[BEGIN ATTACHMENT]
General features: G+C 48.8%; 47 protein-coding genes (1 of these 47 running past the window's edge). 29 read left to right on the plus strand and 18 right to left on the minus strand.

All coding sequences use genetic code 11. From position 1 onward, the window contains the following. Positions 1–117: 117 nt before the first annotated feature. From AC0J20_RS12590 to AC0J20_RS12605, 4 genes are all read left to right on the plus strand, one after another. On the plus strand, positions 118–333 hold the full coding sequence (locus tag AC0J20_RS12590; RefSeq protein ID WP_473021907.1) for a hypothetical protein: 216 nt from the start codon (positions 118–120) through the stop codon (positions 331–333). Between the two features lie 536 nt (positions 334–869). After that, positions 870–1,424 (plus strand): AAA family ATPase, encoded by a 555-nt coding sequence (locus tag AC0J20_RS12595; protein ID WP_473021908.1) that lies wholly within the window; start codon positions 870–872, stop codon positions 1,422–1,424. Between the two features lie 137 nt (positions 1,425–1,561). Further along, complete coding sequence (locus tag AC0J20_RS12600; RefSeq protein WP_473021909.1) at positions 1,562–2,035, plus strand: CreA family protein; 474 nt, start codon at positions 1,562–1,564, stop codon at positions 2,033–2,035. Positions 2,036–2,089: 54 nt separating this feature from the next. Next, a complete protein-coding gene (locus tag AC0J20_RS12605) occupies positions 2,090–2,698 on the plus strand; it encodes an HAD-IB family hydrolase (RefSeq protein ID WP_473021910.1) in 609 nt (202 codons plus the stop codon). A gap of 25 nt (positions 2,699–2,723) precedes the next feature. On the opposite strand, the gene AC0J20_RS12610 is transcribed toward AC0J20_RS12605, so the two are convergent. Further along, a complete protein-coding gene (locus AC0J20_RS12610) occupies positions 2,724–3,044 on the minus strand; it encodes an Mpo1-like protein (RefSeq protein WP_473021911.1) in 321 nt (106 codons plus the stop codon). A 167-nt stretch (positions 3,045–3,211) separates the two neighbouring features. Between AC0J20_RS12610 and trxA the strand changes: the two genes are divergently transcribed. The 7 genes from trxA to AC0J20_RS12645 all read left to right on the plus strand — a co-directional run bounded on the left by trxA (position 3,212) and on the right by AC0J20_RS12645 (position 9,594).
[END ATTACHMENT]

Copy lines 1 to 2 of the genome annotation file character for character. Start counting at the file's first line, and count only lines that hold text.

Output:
General features: G+C 48.8%; 47 protein-coding genes (1 of these 47 running past the window's edge). 29 read left to right on the plus strand and 18 right to left on the minus strand.

All coding sequences use genetic code 11. From position 1 onward, the window contains the following. Positions 1–117: 117 nt before the first annotated feature. From AC0J20_RS12590 to AC0J20_RS12605, 4 genes are all read left to right on the plus strand, one after another. On the plus strand, positions 118–333 hold the full coding sequence (locus tag AC0J20_RS12590; RefSeq protein ID WP_473021907.1) for a hypothetical protein: 216 nt from the start codon (positions 118–120) through the stop codon (positions 331–333). Between the two features lie 536 nt (positions 334–869). After that, positions 870–1,424 (plus strand): AAA family ATPase, encoded by a 555-nt coding sequence (locus tag AC0J20_RS12595; protein ID WP_473021908.1) that lies wholly within the window; start codon positions 870–872, stop codon positions 1,422–1,424. Between the two features lie 137 nt (positions 1,425–1,561). Further along, complete coding sequence (locus tag AC0J20_RS12600; RefSeq protein WP_473021909.1) at positions 1,562–2,035, plus strand: CreA family protein; 474 nt, start codon at positions 1,562–1,564, stop codon at positions 2,033–2,035. Positions 2,036–2,089: 54 nt separating this feature from the next. Next, a complete protein-coding gene (locus tag AC0J20_RS12605) occupies positions 2,090–2,698 on the plus strand; it encodes an HAD-IB family hydrolase (RefSeq protein ID WP_473021910.1) in 609 nt (202 codons plus the stop codon). A gap of 25 nt (positions 2,699–2,723) precedes the next feature. On the opposite strand, the gene AC0J20_RS12610 is transcribed toward AC0J20_RS12605, so the two are convergent. Further along, a complete protein-coding gene (locus AC0J20_RS12610) occupies positions 2,724–3,044 on the minus strand; it encodes an Mpo1-like protein (RefSeq protein WP_473021911.1) in 321 nt (106 codons plus the stop codon). A 167-nt stretch (positions 3,045–3,211) separates the two neighbouring features. Between AC0J20_RS12610 and trxA the strand changes: the two genes are divergently transcribed. The 7 genes from trxA to AC0J20_RS12645 all read left to right on the plus strand — a co-directional run bounded on the left by trxA (position 3,212) and on the right by AC0J20_RS12645 (position 9,594).